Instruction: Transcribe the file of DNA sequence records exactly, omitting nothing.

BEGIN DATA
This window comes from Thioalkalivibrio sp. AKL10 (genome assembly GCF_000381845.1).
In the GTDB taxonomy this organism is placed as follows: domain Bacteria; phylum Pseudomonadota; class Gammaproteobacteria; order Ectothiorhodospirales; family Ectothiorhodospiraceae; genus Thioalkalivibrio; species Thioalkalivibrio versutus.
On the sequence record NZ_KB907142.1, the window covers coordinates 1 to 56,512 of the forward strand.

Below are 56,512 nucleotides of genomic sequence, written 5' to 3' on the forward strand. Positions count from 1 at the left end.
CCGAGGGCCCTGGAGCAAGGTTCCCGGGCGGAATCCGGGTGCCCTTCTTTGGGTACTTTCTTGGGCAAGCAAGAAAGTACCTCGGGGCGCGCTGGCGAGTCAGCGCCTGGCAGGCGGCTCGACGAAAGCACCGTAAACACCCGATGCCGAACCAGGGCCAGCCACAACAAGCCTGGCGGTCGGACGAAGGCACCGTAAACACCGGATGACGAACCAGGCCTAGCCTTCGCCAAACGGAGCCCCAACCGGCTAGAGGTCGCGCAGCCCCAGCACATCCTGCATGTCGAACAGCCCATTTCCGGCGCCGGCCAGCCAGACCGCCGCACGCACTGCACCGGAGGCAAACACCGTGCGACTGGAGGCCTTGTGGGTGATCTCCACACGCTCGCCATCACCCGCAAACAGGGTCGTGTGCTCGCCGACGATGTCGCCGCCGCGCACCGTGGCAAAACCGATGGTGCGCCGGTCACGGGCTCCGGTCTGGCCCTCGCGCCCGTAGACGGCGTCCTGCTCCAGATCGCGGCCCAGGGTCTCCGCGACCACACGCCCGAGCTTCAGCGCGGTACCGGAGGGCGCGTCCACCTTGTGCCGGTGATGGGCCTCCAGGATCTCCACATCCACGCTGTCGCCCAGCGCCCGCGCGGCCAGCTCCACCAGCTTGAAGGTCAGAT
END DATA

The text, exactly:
This window comes from Thioalkalivibrio sp. AKL10 (genome assembly GCF_000381845.1).
In the GTDB taxonomy this organism is placed as follows: domain Bacteria; phylum Pseudomonadota; class Gammaproteobacteria; order Ectothiorhodospirales; family Ectothiorhodospiraceae; genus Thioalkalivibrio; species Thioalkalivibrio versutus.
On the sequence record NZ_KB907142.1, the window covers coordinates 1 to 56,512 of the forward strand.

Below are 56,512 nucleotides of genomic sequence, written 5' to 3' on the forward strand. Positions count from 1 at the left end.
CCGAGGGCCCTGGAGCAAGGTTCCCGGGCGGAATCCGGGTGCCCTTCTTTGGGTACTTTCTTGGGCAAGCAAGAAAGTACCTCGGGGCGCGCTGGCGAGTCAGCGCCTGGCAGGCGGCTCGACGAAAGCACCGTAAACACCCGATGCCGAACCAGGGCCAGCCACAACAAGCCTGGCGGTCGGACGAAGGCACCGTAAACACCGGATGACGAACCAGGCCTAGCCTTCGCCAAACGGAGCCCCAACCGGCTAGAGGTCGCGCAGCCCCAGCACATCCTGCATGTCGAACAGCCCATTTCCGGCGCCGGCCAGCCAGACCGCCGCACGCACTGCACCGGAGGCAAACACCGTGCGACTGGAGGCCTTGTGGGTGATCTCCACACGCTCGCCATCACCCGCAAACAGGGTCGTGTGCTCGCCGACGATGTCGCCGCCGCGCACCGTGGCAAAACCGATGGTGCGCCGGTCACGGGCTCCGGTCTGGCCCTCGCGCCCGTAGACGGCGTCCTGCTCCAGATCGCGGCCCAGGGTCTCCGCGACCACACGCCCGAGCTTCAGCGCGGTACCGGAGGGCGCGTCCACCTTGTGCCGGTGATGGGCCTCCAGGATCTCCACATCCACGCTGTCGCCCAGCGCCCGCGCGGCCAGCTCCACCAGCTTGAAGGTCAGAT